Most churches could use a boost in their level of fellowship. Here is how to encourage your members to have more—and better—fellowship.

  1. Form small groups. If you haven’t already started, develop a small group program. It’s hard to cultivate strong relationships with people in a crowd. Bringing together groups of ten people or so is a much more effective way to foster fellowship.
  2. Host a meal. Somehow, we tend to have good fellowship over meals. When people slow down and have a time of mutual enjoyment, fellowship can easily follow. From the Bible we understand that fellowship and the Lord’s Supper have an integral connection, and the early church even held a love feast that was designed to facilitate more fellowship. Meals help.
  3. Devote a weekly gathering to fellowship. Some churches are making bold steps to rearrange weekly services in such a way that will enhance fellowship. Keeping in mind that fellowship isn’t just about food and fun times, it may be helpful to have a church service that focuses on personal and spiritual interaction. It may begin with a general meeting or a short challenge to the congregation. It may then conclude with a time where smaller groups meet to pray, discuss application, and read Scripture.
  4. Use Facebook for interaction. It’s an indicator of the age in which we live:  some people fellowship better on Facebook. Don’t dismiss social media as a means of fellowship. While we must be always be careful, it is possible and helpful to have profitable spiritual fellowship on social media platforms.
  5. Speak on the subject of fellowship. The Bible has a lot to say about fellowship. Explain to your people the importance, the method, and the practice of biblical fellowship. Be clear in the practical applications of how that ought to affect their lives.
  6. Encourage and arrange for fellowship opportunities outside of church. Not all fellowship needs to go on at the church or even during official church functions. Some of the best type of fellowship happens spontaneously during the week. To this end, encourage interaction among your people throughout the week. It may be men carpooling to work, play dates among children and young mothers, weekend grill outs among families, or any other creative opportunity. One large church I know of organized churchwide fellowship meals, randomly bringing together two or three families and individuals in homes for a potluck meal. In this way, fellowship took place outside the church, using a casual atmosphere for meeting new people and fostering closer interaction.
  7. Plan a picnic. Some churches have found that the picnic is a key feature of church life. Something about the open air, a softball game, and Styrofoam cups helps to improve fellowship.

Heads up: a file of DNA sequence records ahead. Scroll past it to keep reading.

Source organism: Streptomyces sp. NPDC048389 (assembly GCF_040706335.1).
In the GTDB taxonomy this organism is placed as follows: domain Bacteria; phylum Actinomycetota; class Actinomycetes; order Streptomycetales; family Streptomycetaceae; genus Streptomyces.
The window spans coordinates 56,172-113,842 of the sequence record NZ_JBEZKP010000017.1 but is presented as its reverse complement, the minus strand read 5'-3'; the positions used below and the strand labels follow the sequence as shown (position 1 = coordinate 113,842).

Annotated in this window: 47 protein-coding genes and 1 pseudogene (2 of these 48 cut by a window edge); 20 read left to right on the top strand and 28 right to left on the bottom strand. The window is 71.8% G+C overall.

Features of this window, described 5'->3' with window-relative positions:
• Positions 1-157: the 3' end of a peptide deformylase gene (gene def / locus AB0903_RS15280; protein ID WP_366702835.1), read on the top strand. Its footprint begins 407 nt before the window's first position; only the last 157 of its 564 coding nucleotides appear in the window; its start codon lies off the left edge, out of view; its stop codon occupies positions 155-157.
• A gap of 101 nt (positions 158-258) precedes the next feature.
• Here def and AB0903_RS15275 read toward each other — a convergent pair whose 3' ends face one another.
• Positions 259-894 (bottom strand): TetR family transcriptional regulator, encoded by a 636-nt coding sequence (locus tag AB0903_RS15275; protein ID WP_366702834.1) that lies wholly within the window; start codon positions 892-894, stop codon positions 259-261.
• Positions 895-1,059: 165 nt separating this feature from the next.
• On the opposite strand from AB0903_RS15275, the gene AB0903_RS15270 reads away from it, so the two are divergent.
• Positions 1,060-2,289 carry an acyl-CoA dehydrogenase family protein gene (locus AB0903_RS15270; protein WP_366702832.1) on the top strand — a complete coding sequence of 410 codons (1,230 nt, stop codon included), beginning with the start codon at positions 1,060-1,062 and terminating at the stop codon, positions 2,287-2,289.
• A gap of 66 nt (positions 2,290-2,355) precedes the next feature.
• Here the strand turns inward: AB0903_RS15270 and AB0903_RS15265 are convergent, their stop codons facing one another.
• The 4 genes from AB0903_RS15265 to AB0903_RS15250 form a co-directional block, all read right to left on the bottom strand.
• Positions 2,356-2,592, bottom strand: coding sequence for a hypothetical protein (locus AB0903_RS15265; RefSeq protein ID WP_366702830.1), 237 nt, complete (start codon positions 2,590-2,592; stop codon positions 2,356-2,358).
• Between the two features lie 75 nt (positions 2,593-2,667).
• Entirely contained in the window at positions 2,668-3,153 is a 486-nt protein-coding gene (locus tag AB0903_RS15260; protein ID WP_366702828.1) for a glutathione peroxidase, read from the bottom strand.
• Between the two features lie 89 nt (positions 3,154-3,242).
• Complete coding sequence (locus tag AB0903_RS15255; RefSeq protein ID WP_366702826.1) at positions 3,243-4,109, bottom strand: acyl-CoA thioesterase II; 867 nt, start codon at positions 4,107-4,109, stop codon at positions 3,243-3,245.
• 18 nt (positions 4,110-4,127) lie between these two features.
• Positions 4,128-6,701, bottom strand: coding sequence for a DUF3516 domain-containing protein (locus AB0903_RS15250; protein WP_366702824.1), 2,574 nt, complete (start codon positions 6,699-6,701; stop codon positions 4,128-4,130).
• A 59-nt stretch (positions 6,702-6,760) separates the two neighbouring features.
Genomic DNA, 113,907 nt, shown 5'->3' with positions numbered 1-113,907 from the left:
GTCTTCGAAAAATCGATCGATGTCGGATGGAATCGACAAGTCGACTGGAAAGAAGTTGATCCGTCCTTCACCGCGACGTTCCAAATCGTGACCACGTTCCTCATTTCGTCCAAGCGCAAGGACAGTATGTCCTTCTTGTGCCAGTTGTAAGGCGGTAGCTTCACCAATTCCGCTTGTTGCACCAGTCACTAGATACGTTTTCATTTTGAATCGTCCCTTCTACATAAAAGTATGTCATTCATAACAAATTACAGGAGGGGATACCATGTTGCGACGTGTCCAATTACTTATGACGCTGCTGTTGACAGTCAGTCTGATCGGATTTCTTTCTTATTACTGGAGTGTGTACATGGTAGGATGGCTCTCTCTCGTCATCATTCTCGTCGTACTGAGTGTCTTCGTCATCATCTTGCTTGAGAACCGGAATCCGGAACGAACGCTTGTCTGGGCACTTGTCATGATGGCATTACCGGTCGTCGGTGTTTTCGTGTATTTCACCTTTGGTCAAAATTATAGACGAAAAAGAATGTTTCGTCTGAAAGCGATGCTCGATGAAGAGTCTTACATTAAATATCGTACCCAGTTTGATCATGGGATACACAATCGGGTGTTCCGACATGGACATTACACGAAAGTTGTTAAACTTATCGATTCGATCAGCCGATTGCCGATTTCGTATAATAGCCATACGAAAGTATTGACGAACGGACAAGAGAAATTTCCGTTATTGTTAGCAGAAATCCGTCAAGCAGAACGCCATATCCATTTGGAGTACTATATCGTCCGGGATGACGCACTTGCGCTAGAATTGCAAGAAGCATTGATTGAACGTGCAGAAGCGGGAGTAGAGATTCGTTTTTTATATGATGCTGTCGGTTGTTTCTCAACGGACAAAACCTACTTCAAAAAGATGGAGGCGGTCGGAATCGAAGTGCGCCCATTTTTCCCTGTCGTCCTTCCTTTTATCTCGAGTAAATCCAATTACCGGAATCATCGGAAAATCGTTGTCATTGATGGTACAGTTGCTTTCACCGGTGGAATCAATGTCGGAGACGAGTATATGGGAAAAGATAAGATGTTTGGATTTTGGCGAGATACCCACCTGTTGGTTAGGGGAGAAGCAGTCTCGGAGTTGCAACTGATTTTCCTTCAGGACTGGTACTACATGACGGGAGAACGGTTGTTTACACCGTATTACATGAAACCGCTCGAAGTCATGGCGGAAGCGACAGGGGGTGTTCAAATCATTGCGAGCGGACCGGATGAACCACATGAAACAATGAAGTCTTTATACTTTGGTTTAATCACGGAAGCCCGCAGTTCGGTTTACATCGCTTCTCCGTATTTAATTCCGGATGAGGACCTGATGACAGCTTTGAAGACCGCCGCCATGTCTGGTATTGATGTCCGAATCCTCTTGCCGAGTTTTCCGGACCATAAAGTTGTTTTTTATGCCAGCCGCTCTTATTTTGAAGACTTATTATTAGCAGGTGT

8. Pray more. The Scripture speaks of prayer and fellowship in tandem. Praying together is one of the best forms of Christian fellowship. Whether in a Wednesday night prayer meeting, a Saturday morning prayer breakfast (emphasis on the prayer, not the breakfast) or some other weekday event, you can help to improve both the fellowship and prayer in your church. Be sure to have people pray in small groups rather than as a collective group.
  9. Encourage ministry together. Along the same lines, good fellowship takes place when people come together for a common purpose. Use opportunities to minister in your community as a means of enhancing the fellowship among your people. Groups can volunteer to serve at a soup kitchen, clean up trash along the side of the road, rake leaves for the elderly, help do repairs on a disabled person’s home, or have a car wash. The unity that ministry brings is remarkable; it will empower fruitful fellowship.

10. Use volunteers more. One way to get churchgoers plugged into church life and brought into closer fellowship is to have them serve in a volunteer capacity at the church. Rather than pay for lawn service, use volunteers to mow the grass and trim the hedges. Instead of a full-time media director, train volunteers how to operate the soundboard. Besides improving involvement in the church, your members will also be improving their fellowship as they serve on volunteer teams together.

Biblical fellowship is more than talking about sports or gossiping about church life. Biblical fellowship is about encouraging one another to love and to good works (Hebrews 10:24). Creatively consider new ways to enhance more interaction and to improve the quality of fellowship in your church life, deepening your congregation’s experience, and growing your church in the process.

About The Author

Daniel Threlfall has been writing church ministry articles for more than 10 years. With his background and training (M.A., M.Div.), Daniel is passionate about inspiring pastors and volunteers in their service to the King. Daniel is devoted to his family, nerdy about SEO, and drinks coffee with no cream or sugar. Learn more about Daniel at his blog and twitter.

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